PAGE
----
Share on Google Plus Share on Twitter Share on Facebook 13 Share on LinkedIn Share on PInterest Share on Fark! Share on Reddit Share on StumbleUpon Tell A Friend 8 (21 Shares)  
Printer Friendly Page Save As Favorite View Favorites View Stats   2 comments

OpEdNews Op Eds

Pennsylvania: broke, unless you count the $91 billion

By (about the author)     Permalink       (Page 1 of 2 pages)
Related Topic(s): ; , Add Tags Add to My Group(s)

Must Read 5   Well Said 5   News 3  
View Ratings | Rate It

opednews.com Headlined to H4 5/29/12

Become a Fan
  (8 fans)
- Advertisement -


budget cuts by get-government-jobs.com
For almost four years, the administration and Congress have showered money, protection and even praise on those who caused an economic catastrophe that still rolls across America like a slow motion tidal wave. 

It is crystal clear who Washington represents, and what the American people can expect from the next administration and Congress -- more of the same, rhetoric and excuses.

But the needs of the American people can't wait another four years. States and local governments must do the job Washington will not. New leaders and new ideas are urgently needed. One such idea is public banking.

A public bank, such as the hugely successful Bank of North Dakota (BND), is capitalized with public funds, has one shareholder - the people -- pays no outrageous compensation for managers and offers no incentive to gamble.

A public bank partners with community banks, credit unions, other local financial institutions and municipal governments to provide the sustainable and affordable credit which is essential to support locally directed economic development, restore vital public services and create jobs.

Wall Street hates the idea, fearing the loss of trillions of dollars of state and municipal deposits, and the huge fees they reap for providing cash management, payroll and other services which states and municipalities could provide internally and at far lower cost -- if they owned their own bank.

The parasites-in-pin-stripes argue, "But your state is broke. Where will you get the money to capitalize a bank?"

But are the states broke? An examination of the finances of U.S. states and municipalities turns up an astonishing fact. They keep two sets of books.

- Advertisement -

The one that gets all the attention is used for operating budgets, and generally paints a picture of state and municipal budgets stretched to the limit. But the other set of books, required by law and called the Consolidated Annual Financial Report (CAFR), indicates that there is public money stashed all over the place. Nationally, it amounts to trillions of dollars.

California, with its giant economy reports more than $600 billion in these "off budget" funds. In Pennsylvania, the total is about $91 billion -- not exactly small change -- and it can be found in the state's 2011 CAFR in three categories.

Proprietary Funds, generated when a government charges customers for the services it provides.

Fiduciary Funds, in which the state acts as a trustee to hold resources for the benefit of others, such as pensions; and

Component Units, which are legally separated organizations for which the government is financially accountable, and the revenue is derived from assessments, fines, penalties, licenses, etc.

- Advertisement -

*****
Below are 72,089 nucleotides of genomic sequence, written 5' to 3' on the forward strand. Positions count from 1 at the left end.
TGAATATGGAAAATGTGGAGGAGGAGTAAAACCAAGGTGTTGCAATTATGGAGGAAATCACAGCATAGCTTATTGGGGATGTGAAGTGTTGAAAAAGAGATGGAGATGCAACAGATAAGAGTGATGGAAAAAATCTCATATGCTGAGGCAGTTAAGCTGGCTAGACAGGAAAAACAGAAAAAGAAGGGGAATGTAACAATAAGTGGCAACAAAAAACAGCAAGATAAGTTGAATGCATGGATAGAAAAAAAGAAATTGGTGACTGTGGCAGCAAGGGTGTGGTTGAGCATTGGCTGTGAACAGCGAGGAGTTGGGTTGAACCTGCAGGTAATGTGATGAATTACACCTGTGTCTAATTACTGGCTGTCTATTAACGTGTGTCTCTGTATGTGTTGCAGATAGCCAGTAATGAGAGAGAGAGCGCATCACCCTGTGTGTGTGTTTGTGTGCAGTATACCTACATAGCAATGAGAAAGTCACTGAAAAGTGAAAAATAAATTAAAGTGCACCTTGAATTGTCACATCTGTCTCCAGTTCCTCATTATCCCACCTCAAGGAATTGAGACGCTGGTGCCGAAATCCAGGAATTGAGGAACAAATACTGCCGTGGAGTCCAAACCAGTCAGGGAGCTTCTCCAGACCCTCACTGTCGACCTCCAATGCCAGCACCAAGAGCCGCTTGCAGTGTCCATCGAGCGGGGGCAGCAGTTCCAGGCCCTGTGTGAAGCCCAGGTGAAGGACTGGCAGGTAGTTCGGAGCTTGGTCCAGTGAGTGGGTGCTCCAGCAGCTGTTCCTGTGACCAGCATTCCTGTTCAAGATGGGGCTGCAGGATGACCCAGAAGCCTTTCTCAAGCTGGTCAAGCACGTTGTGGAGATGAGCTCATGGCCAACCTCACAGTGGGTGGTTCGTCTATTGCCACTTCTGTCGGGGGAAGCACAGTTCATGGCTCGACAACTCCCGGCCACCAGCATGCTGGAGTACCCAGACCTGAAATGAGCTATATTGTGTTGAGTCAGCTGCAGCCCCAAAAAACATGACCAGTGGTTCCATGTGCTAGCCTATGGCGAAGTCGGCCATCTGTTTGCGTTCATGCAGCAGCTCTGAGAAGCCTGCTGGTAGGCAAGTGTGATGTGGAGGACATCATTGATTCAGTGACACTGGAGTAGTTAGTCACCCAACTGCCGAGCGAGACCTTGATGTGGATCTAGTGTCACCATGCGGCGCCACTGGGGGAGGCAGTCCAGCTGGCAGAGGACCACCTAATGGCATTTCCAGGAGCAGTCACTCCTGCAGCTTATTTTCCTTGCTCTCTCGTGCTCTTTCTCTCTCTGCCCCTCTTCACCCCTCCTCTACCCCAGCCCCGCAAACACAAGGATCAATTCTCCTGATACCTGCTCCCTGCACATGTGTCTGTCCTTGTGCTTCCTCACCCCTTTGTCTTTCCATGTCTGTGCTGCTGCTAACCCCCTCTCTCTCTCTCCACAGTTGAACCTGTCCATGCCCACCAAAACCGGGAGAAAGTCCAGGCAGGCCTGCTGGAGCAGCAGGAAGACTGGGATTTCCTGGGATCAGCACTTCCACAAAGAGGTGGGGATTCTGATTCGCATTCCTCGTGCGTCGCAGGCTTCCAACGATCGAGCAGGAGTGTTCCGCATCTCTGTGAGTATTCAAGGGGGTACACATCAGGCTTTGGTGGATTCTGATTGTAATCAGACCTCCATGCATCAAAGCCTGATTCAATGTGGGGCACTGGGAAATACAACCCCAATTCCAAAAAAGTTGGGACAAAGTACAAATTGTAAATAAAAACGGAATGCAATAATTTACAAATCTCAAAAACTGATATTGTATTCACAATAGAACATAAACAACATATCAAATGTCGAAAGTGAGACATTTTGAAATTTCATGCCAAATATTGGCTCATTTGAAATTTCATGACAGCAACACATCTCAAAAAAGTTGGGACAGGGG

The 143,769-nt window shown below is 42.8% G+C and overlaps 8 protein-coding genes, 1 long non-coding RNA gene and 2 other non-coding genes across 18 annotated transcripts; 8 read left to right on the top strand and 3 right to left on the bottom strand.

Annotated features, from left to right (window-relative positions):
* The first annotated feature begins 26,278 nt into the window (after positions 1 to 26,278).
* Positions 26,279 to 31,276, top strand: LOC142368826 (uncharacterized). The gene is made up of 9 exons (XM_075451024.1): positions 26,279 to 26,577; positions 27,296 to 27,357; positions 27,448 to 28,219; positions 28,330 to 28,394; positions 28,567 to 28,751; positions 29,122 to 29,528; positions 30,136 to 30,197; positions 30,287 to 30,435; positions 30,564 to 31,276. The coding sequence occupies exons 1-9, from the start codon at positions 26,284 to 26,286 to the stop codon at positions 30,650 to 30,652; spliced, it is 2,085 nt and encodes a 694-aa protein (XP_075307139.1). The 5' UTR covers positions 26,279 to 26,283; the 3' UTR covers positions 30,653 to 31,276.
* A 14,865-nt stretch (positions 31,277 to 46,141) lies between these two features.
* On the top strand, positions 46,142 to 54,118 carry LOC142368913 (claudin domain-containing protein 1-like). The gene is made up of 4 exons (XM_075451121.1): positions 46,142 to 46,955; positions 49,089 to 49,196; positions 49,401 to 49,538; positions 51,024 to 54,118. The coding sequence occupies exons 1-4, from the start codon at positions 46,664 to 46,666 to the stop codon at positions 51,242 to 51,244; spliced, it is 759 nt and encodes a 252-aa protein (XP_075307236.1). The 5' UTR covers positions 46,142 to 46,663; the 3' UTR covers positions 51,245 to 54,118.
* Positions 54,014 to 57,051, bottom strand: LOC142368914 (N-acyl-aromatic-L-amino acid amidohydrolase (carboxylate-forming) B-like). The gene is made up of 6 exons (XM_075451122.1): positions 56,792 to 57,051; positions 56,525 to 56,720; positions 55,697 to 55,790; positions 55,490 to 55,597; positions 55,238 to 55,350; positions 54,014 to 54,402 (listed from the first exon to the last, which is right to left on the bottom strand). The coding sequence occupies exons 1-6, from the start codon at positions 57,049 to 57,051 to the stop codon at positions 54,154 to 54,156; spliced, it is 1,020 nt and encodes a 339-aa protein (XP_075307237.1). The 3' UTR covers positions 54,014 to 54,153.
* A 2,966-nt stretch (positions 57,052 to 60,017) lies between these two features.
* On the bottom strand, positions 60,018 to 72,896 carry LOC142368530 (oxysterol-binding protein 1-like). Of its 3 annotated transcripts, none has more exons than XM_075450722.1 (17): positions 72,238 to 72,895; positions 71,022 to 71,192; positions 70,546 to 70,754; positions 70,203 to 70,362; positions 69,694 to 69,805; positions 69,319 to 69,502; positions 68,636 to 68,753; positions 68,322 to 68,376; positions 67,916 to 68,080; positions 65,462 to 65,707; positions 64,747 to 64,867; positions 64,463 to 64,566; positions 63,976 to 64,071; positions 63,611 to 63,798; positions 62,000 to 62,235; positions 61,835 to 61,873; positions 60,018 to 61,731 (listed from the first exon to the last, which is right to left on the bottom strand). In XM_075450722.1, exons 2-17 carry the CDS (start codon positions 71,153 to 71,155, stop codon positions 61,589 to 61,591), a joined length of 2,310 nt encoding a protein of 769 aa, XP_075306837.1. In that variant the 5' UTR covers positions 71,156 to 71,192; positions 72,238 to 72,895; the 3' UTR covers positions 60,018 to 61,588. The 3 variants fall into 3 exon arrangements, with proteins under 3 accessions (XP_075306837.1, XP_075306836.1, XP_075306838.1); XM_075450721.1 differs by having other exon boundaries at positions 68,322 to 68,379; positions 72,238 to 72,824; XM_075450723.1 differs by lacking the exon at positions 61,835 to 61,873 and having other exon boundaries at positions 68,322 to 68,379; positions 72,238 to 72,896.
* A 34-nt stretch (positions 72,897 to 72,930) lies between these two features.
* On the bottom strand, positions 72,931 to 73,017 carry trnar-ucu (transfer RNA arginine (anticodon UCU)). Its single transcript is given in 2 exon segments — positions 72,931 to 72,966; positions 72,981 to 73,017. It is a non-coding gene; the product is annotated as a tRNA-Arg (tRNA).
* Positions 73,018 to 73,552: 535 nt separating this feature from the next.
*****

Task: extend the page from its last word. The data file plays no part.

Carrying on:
If only twenty percent of these funds were used to capitalize a bank and were leveraged at a conservative ratio of 8 to 1, Pennsylvania could inject more than $145 billion into its economy, creating an economic revival on a scale never before seen.

Wall Street responds to this prospect with scare tactics. "You mean put twenty percent of our pensions at risk?"

To which proponents rightly respond, "No, we mean get those pension funds under better and more productive management."

Next Page  1  |  2

 

http://www.publicbankingpa.org

Author of the forthcoming novel "Pursuits of Happiness," a director of the Public Banking Institute and chairman of the Pennsylvania Project. Mike is an international transportation and logisics executive with broad experience in U.S. government (more...)
 

Share on Google Plus Submit to Twitter Add this Page to Facebook! Share on LinkedIn Pin It! Add this Page to Fark! Submit to Reddit Submit to Stumble Upon


Go To Commenting

The views expressed in this article are the sole responsibility of the author and do not necessarily reflect those of this website or its editors.

Writers Guidelines

Contact Author Contact Editor View Authors' Articles
Related Topic(s): ; , Add Tags
- Advertisement -

Most Popular Articles by this Author:     (View All Most Popular Articles by this Author)

The crash of 2016: Wall Street gets ready

Pennsylvania: broke, unless you count the $91 billion

Lou Dobbs: Overpopulation threatens all that makes America great

Public Banks: helping workers by helping people

The Coming Crash

Sleepwalking to Armageddon?

Comments

The time limit for entering new comments on this article has expired.

This limit can be removed. Our paid membership program is designed to give you many benefits, such as removing this time limit. To learn more, please click here.

Comments: Expand   Shrink   Hide  
2 people are discussing this page, with 2 comments
To view all comments:
Expand Comments
(Or you can set your preferences to show all comments, always)

Krauss nails it. Austerity and deficits are creati... by R A Bows on Wednesday, May 30, 2012 at 12:11:18 AM
Thanks Mike for exposing the truth about the CAFRs... by Scott Baker on Wednesday, May 30, 2012 at 4:29:10 AM